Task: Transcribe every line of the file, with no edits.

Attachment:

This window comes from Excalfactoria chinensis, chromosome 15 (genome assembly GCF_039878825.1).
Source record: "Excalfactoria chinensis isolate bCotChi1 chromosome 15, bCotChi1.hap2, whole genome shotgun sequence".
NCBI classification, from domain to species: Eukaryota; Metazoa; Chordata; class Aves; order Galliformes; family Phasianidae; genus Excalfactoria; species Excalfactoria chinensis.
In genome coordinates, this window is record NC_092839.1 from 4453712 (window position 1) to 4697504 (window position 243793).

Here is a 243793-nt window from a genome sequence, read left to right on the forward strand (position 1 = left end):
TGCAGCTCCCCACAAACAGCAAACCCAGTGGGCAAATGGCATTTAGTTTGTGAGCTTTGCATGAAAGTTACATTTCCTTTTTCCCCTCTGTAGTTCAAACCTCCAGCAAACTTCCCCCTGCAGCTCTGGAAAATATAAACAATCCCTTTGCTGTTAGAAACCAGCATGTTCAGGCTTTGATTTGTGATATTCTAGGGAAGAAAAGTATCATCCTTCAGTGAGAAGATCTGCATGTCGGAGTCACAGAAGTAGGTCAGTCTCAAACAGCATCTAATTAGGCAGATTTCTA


This window comes from Excalfactoria chinensis, chromosome 15 (genome assembly GCF_039878825.1).
Source record: "Excalfactoria chinensis isolate bCotChi1 chromosome 15, bCotChi1.hap2, whole genome shotgun sequence".
NCBI classification, from domain to species: Eukaryota; Metazoa; Chordata; class Aves; order Galliformes; family Phasianidae; genus Excalfactoria; species Excalfactoria chinensis.
In genome coordinates, this window is record NC_092839.1 from 4453712 (window position 1) to 4697504 (window position 243793).

Here is a 243793-nt window from a genome sequence, read left to right on the forward strand (position 1 = left end):
TGCAGCTCCCCACAAACAGCAAACCCAGTGGGCAAATGGCATTTAGTTTGTGAGCTTTGCATGAAAGTTACATTTCCTTTTTCCCCTCTGTAGTTCAAACCTCCAGCAAACTTCCCCCTGCAGCTCTGGAAAATATAAACAATCCCTTTGCTGTTAGAAACCAGCATGTTCAGGCTTTGATTTGTGATATTCTAGGGAAGAAAAGTATCATCCTTCAGTGAGAAGATCTGCATGTCGGAGTCACAGAAGTAGGTCAGTCTCAAACAGCATCTAATTAGGCAGATTTCTA